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Quadrotor automatically recovers from failure or aggressive launch, without GPS

Credit: Robotics & Perception Group, University of Zurich.

Photo credit: Robotics & Perception Group, University of Zurich.

When a drone flies close to a building, it can temporarily lose its GPS signal and position information, possibly leading to a crash. To ensure safety, a fall-back system is needed to help the quadrotor regain stable flight as soon as possible. We developed a new technology that allows a quadrotor to automatically recover and stabilize from any initial condition without relying on external infrastructure like GPS. The technology allows the quadrotor system to be used safely both indoors and out, to recover stable flight after a GPS loss or system failure. And because the recovery is so quick, it even works to recover flight after an aggressive throw, allowing you to launch a quadrotor simply by tossing it in the air like a baseball.

How it works

Photo credit: Robotics & Perception Group, University of Zurich.

Photo credit: Robotics & Perception Group, University of Zurich.

Our quadrotor is equipped with a single camera, an inertial measurement unit, and a distance sensor (Teraranger One). The stabilization system of the quadrotor emulates the visual system and the sense of balance within humans. As soon as a toss or a failure situation is detected, our computer-vision software analyses the images for distinctive landmarks in the environment, and uses these to restore balance.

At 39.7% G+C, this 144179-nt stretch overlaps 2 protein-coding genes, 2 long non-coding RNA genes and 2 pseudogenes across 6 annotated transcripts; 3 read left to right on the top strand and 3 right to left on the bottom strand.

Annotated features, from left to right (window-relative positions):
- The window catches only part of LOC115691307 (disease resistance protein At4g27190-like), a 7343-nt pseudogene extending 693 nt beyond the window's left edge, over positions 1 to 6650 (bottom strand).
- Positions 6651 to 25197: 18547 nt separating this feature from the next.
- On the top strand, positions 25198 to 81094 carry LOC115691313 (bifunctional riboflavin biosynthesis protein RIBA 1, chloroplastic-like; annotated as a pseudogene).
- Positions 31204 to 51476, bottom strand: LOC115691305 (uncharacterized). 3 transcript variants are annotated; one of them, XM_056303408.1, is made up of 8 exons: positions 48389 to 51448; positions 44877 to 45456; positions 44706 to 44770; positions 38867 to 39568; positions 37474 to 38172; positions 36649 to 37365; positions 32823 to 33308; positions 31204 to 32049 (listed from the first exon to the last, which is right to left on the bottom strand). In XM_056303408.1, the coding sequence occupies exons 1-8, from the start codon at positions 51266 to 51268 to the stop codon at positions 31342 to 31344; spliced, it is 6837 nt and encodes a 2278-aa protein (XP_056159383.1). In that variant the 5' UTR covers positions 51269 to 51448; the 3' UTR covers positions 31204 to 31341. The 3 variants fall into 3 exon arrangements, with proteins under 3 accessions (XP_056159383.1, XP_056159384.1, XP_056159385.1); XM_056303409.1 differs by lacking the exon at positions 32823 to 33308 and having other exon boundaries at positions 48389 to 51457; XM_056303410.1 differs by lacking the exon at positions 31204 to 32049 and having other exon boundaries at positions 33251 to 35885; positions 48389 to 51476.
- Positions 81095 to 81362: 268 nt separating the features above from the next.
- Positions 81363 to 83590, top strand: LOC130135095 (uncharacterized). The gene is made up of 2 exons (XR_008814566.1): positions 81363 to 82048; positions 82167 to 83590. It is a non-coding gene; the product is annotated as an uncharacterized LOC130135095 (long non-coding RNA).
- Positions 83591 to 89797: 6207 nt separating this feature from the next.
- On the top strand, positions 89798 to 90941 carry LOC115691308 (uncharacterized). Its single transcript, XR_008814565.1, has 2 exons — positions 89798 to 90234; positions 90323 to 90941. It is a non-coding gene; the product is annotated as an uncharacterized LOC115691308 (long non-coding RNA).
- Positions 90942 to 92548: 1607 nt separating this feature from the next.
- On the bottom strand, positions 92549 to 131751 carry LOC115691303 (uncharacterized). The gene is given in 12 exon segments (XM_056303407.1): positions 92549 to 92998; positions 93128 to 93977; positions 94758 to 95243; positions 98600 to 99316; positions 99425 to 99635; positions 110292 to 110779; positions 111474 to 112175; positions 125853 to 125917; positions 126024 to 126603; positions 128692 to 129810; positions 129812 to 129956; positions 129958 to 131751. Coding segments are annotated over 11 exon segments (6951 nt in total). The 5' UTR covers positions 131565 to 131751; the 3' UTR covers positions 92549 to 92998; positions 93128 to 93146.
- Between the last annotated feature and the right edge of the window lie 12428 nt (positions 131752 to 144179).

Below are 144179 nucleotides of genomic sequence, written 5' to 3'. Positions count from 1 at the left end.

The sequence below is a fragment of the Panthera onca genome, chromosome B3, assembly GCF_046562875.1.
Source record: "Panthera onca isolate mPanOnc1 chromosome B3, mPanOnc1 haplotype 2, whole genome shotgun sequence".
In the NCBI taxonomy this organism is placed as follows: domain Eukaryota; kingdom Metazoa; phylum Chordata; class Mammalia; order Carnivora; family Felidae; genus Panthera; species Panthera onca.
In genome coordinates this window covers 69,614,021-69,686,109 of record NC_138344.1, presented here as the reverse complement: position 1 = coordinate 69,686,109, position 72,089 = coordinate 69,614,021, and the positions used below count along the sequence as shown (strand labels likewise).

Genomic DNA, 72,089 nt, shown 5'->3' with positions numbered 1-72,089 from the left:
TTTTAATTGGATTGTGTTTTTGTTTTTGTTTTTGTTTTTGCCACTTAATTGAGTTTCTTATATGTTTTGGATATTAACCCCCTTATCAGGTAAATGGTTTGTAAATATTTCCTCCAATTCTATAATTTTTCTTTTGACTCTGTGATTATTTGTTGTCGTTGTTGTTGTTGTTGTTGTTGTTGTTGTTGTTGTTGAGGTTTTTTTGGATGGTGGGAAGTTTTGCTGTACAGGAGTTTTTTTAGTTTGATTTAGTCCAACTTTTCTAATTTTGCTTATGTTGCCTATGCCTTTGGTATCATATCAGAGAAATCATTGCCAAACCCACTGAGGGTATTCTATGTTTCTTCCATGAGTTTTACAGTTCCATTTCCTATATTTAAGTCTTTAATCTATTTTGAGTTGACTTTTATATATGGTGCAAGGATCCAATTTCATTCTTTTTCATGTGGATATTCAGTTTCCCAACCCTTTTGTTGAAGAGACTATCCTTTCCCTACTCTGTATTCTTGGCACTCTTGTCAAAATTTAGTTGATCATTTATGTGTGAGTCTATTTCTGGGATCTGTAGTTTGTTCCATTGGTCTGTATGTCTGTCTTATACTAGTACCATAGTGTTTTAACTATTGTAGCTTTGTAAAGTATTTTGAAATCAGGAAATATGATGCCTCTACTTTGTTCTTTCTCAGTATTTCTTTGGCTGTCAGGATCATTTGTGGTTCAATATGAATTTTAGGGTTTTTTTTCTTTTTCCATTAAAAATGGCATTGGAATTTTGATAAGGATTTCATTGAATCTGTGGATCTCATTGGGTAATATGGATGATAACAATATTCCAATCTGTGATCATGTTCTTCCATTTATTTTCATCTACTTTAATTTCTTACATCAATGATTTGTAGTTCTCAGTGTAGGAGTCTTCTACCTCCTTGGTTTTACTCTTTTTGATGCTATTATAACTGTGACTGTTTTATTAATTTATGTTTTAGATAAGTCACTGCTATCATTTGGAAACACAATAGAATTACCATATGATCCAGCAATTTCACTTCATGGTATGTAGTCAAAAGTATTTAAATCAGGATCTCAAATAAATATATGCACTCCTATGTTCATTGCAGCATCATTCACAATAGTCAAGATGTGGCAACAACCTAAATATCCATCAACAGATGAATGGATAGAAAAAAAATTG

All the image processing and control runs on a smartphone processor on board the drone. The onboard sensing and computation renders the drone safe and able to fly unaided. This allows the drone to fulfil its mission without any communication or interaction with the operator.

The recovery procedure consists of multiple stages. First, the quadrotor stabilizes its attitude and altitude, and then it re-initializes its visual state-estimation pipeline before stabilizing fully autonomously. To experimentally demonstrate the performance of our system, in the video we aggressively throw the quadrotor in the air by hand and have it recover and stabilize all by itself. We chose this example as it simulates conditions similar to failure recovery during aggressive flight. Our system was able to recover successfully in several hundred throws in both indoor and outdoor environments.

More info: Robotics and Perception Group, University of Zurich.


References

M. Faessler, F. Fontana, C. Forster, D. Scaramuzza. Automatic Re-Initialization and Failure Recovery for Aggressive Flight with a Monocular Vision-Based Quadrotor. IEEE International Conference on Robotics and Automation (ICRA), Seattle, 2015.

M. Faessler, F. Fontana, C. Forster, E. Mueggler, M. Pizzoli, D. Scaramuzza. Autonomous, Vision-based Flight and Live Dense 3D Mapping with a Quadrotor Micro Aerial Vehicle. Journal of Field Robotics, 2015.



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Matthias Fässler is a PhD student at Prof. Scaramuzza's Robotics and Perception Group of the University of Zurich.
Matthias Fässler is a PhD student at Prof. Scaramuzza's Robotics and Perception Group of the University of Zurich.

Flavio Fontana is a PhD candidate at the Robotics and Perception Group.
Flavio Fontana is a PhD candidate at the Robotics and Perception Group.

Elias Müggler is a PhD student at Prof. Scaramuzza's Robotics and Perception Group of the University of Zurich.
Elias Müggler is a PhD student at Prof. Scaramuzza's Robotics and Perception Group of the University of Zurich.

Christian Forster is a PhD student at the Robotics and Perception Group.
Christian Forster is a PhD student at the Robotics and Perception Group.

Davide Scaramuzza is Assistant Professor of Robotics at the University of Zurich.
Davide Scaramuzza is Assistant Professor of Robotics at the University of Zurich.





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